When you complete your clinical trial and review the results, how do you define success? Dr Michael Silverman, principal at BioStrategics Consulting Ltd., discusses the different aspects and relevance of clinical trial success.
The study is complete. All patients have been enrolled, treated and followed for the required amount of time, all data has been collected and recorded, all Clinical Report Forms (CRFs) have been filled out and audited, the database has been locked, and the statistical analysis is finished. Did the trial succeed?
Defining the success of a clinical trial can be a subtle and complex undertaking, wholly dependent upon the criteria used to determine success and the use to which the information is to be put.
In a large Pharma or Biotech company, it is likely there is a portfolio of areas in which the company is working, and in each area of product development, there are probably several compounds in development as part of the strategy for different disease areas or product types. A hypothetical company is illustrated in the table below, which represents a large biotech company with an extensive portfolio, and representative compounds are used as examples.
Clinical Trial Success Levels & Responsibility
1. Asset Management Strategy Success – Policy & Portfolio Decisions
2. Clinical Strategy Success – Clinical Strategies for Each Compound
3. Scientific Success – Protocol Design to answer Scientific Questions
4. Operational Success – Protocol execution, data collection, management and analysis
In this model, policy, along with the portfolio that the company will pursue, is set at the level of asset management strategy and flows down to the other levels. At the level of clinical strategy, management decides how each compound should be developed to achieve the goals set by the policy makers. The next tier is responsible for ensuring the clinical trial protocols are designed to address specific scientific questions and the managers below this level then ensure operational success by overseeing the running of the study, data collection, auditing and analysis. Essentially, clinical trial results are communicated upward in the model from the operational level to the asset management level. At each level the results take on a different context and drives different decisions. In each context, clinical trial results are evaluated for their conformance to success criteria relevant to that dimension. Thus, a trial that meets one audience’s criteria for success may fail dismally in another context.
For example, in an oncology program, a given trial may be operationally successful: there is a high degree of confidence that the data represent the true clinical effects of the drug, and that the data integrity has been maintained throughout the process. However, this confidence does not ensure scientific success. If the protocol called for an inappropriate patient population or insensitive assessment techniques, the protocol still may not meet its stated objective, it may show, for example, that the drug was not able to reduce the volume of the tumor targets. If the clinical trial is operationally inadequate, there is no hope of meeting its scientific objectives because the data will be deficient.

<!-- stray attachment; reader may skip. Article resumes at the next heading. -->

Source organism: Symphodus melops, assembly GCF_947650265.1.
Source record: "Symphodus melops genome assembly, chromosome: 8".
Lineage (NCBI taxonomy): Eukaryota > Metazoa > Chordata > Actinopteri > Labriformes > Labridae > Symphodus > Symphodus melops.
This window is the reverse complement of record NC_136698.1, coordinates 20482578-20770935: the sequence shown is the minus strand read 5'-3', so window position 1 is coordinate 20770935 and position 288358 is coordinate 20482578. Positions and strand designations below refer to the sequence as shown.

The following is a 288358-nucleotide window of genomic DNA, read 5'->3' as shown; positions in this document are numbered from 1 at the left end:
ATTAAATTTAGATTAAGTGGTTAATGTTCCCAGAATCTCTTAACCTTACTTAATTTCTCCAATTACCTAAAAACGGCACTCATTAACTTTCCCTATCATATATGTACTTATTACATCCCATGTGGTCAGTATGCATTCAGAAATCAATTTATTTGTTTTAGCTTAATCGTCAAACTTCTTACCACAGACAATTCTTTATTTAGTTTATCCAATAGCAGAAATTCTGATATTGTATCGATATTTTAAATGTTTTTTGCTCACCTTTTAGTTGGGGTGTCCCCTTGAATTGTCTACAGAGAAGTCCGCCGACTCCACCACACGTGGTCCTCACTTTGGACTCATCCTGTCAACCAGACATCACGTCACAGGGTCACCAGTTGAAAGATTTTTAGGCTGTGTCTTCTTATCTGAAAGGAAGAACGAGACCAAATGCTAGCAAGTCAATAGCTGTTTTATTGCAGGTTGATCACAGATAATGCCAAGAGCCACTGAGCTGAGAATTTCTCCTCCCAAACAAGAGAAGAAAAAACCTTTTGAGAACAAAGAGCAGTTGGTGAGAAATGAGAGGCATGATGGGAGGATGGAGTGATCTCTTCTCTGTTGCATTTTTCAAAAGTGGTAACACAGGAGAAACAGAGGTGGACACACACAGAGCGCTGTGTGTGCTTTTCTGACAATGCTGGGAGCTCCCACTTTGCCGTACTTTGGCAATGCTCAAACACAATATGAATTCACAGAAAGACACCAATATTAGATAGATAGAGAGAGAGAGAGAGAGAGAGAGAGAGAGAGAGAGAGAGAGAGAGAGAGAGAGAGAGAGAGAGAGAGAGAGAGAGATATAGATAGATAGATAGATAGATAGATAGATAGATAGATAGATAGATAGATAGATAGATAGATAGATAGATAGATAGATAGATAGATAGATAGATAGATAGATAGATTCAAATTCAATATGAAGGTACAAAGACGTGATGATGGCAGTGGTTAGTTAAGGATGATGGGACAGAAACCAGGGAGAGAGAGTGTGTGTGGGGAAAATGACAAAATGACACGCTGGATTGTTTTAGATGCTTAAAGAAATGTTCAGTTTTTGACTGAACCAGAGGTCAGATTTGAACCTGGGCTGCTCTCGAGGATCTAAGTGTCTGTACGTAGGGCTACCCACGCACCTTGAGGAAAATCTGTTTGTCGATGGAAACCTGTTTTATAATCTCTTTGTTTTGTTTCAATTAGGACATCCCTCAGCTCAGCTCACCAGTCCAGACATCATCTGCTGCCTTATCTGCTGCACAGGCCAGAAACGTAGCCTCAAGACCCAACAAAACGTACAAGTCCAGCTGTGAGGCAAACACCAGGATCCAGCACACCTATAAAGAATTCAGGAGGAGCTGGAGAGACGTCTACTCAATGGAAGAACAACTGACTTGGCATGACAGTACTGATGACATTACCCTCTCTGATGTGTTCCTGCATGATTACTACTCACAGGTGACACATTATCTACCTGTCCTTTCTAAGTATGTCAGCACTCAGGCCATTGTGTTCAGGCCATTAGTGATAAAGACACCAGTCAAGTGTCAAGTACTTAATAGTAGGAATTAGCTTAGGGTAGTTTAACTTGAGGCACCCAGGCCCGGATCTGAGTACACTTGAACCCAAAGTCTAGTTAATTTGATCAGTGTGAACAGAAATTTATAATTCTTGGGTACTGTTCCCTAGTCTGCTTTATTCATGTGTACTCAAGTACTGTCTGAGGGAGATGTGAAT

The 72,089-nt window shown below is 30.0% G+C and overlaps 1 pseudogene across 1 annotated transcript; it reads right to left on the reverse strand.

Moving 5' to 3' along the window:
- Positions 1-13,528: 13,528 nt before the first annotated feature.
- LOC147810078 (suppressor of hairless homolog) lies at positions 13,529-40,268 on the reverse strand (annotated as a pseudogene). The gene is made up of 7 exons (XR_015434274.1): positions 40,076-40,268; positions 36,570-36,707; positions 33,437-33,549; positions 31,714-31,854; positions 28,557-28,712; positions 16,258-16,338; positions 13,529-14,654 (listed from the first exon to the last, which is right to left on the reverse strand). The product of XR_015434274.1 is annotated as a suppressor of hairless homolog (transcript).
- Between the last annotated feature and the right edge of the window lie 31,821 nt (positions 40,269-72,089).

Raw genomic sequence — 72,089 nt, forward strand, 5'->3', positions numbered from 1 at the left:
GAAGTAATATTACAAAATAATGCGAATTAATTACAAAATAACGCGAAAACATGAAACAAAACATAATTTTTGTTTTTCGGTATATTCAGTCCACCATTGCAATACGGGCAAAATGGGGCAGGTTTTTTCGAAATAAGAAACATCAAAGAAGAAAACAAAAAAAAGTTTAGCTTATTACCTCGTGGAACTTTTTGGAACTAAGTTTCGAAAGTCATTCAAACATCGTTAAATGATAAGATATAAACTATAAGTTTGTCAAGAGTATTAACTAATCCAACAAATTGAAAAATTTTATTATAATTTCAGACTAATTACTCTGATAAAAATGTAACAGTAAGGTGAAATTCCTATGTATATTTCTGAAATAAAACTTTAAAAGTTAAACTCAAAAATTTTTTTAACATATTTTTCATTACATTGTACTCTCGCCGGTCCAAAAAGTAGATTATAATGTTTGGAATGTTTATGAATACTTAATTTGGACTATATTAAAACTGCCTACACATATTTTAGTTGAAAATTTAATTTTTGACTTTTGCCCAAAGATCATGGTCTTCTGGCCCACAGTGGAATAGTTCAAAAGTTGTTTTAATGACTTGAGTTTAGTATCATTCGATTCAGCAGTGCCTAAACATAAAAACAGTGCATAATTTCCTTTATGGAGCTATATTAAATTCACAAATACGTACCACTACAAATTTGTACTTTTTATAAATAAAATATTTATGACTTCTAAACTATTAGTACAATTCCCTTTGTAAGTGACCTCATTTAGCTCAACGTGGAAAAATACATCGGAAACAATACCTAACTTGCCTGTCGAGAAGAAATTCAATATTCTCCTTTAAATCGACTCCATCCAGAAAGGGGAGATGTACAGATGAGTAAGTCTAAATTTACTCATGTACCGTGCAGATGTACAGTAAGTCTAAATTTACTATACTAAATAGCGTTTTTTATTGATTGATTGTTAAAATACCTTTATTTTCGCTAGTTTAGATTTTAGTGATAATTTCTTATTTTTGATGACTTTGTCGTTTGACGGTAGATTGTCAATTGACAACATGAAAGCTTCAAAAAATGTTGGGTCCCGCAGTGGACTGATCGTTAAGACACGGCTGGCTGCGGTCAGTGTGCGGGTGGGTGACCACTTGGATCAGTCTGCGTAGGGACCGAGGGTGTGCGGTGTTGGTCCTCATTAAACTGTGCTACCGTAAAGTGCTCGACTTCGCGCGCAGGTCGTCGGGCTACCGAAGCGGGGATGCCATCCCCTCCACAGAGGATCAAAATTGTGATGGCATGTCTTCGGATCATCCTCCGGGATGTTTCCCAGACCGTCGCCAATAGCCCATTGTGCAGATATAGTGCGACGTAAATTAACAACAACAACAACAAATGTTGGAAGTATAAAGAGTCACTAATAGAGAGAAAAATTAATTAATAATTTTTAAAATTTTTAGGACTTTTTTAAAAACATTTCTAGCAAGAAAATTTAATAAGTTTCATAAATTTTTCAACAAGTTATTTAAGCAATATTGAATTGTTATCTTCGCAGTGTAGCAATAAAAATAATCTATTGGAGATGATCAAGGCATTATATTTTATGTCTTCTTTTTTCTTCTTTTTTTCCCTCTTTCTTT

If the trial succeeds scientifically, there is still no guarantee of success on the clinical development dimension. If a hypothetical oncology trial met its stated objective of not having an effect on a specific tumor, the product would probably not advance to the next phase of the clinical strategy. On the other hand, if a clinically important effect were shown, clinical development success would be a given. Finally, a trial that fails to meet its scientific objectives is a failure from all perspectives. If the trial provides no conclusive results, it provides no useful information toward determining clinical development or asset management strategy.
By extension, it can easily be imagined that a trial that advances the clinical development strategy also benefits the asset management strategy. At the same time, the asset management dimension occupies a unique position in that it may succeed even if one, two, or all three of the subsidiary dimensions record a failure. For example, as part of asset management strategy, it may be stated that an oncology compound must enter Phase III trials by a given date or lose its place in the portfolio to another, more promising, oncology product. Such a strategic intent can be realized even if the product fails at other levels. If the deadline is not met, the plan will proceed with a different product, satisfying asset management goals. Lastly, if a trial succeeds at the operational, scientific and clinical development strategy dimensions, it will certainly succeed as a component of asset management strategy.
Dr Michael Silverman is the principal clinical consultant at BioStrategics Consulting Ltd., a clinical development consulting company based in Marblehead, MA, with business interests around the globe. Dr Silverman would be delighted to hear your thoughts on today’s blog, your experiences, or anecdotes and of course, your questions. To make comments or ask questions, click on this link.
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